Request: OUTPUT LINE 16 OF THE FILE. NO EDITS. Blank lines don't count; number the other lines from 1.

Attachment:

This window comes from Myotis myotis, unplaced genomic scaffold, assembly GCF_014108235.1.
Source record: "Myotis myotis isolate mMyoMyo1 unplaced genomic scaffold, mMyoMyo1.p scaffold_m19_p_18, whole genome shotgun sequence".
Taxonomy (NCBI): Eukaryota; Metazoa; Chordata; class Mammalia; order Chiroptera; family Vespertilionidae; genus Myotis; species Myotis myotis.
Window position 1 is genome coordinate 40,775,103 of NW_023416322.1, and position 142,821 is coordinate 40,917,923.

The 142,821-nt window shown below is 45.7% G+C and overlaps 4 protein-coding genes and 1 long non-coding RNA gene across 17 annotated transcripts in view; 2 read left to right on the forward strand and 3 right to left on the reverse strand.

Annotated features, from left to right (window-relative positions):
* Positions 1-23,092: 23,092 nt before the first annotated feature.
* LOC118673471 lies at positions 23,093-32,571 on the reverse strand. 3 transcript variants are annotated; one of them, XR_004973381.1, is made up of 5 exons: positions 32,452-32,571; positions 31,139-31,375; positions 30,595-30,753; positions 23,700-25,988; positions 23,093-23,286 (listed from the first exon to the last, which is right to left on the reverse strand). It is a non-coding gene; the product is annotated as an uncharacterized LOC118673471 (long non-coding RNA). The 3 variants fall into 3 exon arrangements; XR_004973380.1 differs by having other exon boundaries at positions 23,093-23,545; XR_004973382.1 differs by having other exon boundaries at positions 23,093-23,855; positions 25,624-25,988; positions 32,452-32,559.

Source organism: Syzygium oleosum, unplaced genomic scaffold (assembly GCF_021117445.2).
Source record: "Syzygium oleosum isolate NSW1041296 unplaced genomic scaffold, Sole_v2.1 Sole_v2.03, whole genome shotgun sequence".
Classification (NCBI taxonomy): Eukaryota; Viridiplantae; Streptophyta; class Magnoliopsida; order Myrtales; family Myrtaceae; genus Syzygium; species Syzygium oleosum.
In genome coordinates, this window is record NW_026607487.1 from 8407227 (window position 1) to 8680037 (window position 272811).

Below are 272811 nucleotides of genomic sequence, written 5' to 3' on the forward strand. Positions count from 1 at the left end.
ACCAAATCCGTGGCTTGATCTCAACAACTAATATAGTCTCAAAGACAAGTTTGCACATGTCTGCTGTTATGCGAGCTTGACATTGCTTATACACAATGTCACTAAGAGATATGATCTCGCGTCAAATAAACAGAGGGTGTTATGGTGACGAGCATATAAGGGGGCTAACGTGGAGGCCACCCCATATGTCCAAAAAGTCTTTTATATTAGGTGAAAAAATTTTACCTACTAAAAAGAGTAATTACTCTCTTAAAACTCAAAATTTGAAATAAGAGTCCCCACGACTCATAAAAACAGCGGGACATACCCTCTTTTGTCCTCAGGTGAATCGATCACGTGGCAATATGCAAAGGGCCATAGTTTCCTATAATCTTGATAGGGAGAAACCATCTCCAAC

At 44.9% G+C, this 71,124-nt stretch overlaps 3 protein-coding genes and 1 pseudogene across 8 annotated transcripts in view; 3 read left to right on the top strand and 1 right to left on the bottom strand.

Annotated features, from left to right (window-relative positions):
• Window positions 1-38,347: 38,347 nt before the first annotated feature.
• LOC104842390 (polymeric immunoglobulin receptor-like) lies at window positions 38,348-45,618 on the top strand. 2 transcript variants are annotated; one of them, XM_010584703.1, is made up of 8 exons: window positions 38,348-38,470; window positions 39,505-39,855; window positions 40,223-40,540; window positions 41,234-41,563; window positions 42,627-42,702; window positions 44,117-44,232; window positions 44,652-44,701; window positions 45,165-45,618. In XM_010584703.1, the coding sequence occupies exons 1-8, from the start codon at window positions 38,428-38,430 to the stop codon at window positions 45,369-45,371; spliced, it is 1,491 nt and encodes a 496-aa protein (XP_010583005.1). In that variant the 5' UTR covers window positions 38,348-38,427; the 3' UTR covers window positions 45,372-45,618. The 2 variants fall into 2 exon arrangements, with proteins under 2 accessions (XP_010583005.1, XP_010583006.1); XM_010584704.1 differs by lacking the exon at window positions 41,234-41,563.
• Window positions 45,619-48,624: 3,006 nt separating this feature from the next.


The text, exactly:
Annotated features, from left to right (window-relative positions):